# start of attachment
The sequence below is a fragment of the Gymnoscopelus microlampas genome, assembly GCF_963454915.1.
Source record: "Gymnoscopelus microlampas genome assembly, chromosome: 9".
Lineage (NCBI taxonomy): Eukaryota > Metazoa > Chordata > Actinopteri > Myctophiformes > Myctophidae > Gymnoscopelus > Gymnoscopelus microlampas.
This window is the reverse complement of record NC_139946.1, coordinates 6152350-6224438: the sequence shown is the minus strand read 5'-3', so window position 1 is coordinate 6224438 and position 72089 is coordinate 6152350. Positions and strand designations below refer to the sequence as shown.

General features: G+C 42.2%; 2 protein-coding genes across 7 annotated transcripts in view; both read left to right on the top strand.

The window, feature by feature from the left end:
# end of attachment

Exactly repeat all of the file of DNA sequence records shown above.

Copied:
The sequence below is a fragment of the Gymnoscopelus microlampas genome, assembly GCF_963454915.1.
Source record: "Gymnoscopelus microlampas genome assembly, chromosome: 9".
Lineage (NCBI taxonomy): Eukaryota > Metazoa > Chordata > Actinopteri > Myctophiformes > Myctophidae > Gymnoscopelus > Gymnoscopelus microlampas.
This window is the reverse complement of record NC_139946.1, coordinates 6152350-6224438: the sequence shown is the minus strand read 5'-3', so window position 1 is coordinate 6224438 and position 72089 is coordinate 6152350. Positions and strand designations below refer to the sequence as shown.

General features: G+C 42.2%; 2 protein-coding genes across 7 annotated transcripts in view; both read left to right on the top strand.

The window, feature by feature from the left end: